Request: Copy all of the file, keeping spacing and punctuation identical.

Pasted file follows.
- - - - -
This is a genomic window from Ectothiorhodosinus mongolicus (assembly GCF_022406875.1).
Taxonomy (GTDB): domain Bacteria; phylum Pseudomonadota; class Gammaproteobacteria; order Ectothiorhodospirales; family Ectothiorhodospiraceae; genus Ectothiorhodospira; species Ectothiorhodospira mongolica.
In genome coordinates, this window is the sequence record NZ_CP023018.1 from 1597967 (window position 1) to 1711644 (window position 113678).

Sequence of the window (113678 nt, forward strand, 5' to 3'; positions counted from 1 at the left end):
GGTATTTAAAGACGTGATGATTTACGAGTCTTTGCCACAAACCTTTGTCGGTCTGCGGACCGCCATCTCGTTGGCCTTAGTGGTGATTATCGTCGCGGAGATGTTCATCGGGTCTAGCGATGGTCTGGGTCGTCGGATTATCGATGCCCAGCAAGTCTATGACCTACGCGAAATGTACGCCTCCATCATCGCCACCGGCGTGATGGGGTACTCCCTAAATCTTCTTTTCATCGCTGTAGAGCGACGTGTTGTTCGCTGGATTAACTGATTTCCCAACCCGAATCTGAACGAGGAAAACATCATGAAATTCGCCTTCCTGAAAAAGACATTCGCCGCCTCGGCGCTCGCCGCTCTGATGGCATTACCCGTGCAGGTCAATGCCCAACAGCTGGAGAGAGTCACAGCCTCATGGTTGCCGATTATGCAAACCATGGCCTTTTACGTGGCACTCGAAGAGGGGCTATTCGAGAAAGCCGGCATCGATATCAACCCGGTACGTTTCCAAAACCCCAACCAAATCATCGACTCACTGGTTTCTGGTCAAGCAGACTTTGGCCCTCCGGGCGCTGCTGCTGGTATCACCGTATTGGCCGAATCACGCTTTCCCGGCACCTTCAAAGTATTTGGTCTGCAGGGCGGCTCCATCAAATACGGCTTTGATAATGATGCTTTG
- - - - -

This is a genomic window from Ectothiorhodosinus mongolicus (assembly GCF_022406875.1).
Taxonomy (GTDB): domain Bacteria; phylum Pseudomonadota; class Gammaproteobacteria; order Ectothiorhodospirales; family Ectothiorhodospiraceae; genus Ectothiorhodospira; species Ectothiorhodospira mongolica.
In genome coordinates, this window is the sequence record NZ_CP023018.1 from 1597967 (window position 1) to 1711644 (window position 113678).

Sequence of the window (113678 nt, forward strand, 5' to 3'; positions counted from 1 at the left end):
GGTATTTAAAGACGTGATGATTTACGAGTCTTTGCCACAAACCTTTGTCGGTCTGCGGACCGCCATCTCGTTGGCCTTAGTGGTGATTATCGTCGCGGAGATGTTCATCGGGTCTAGCGATGGTCTGGGTCGTCGGATTATCGATGCCCAGCAAGTCTATGACCTACGCGAAATGTACGCCTCCATCATCGCCACCGGCGTGATGGGGTACTCCCTAAATCTTCTTTTCATCGCTGTAGAGCGACGTGTTGTTCGCTGGATTAACTGATTTCCCAACCCGAATCTGAACGAGGAAAACATCATGAAATTCGCCTTCCTGAAAAAGACATTCGCCGCCTCGGCGCTCGCCGCTCTGATGGCATTACCCGTGCAGGTCAATGCCCAACAGCTGGAGAGAGTCACAGCCTCATGGTTGCCGATTATGCAAACCATGGCCTTTTACGTGGCACTCGAAGAGGGGCTATTCGAGAAAGCCGGCATCGATATCAACCCGGTACGTTTCCAAAACCCCAACCAAATCATCGACTCACTGGTTTCTGGTCAAGCAGACTTTGGCCCTCCGGGCGCTGCTGCTGGTATCACCGTATTGGCCGAATCACGCTTTCCCGGCACCTTCAAAGTATTTGGTCTGCAGGGCGGCTCCATCAAATACGGCTTTGATAATGATGCTTTG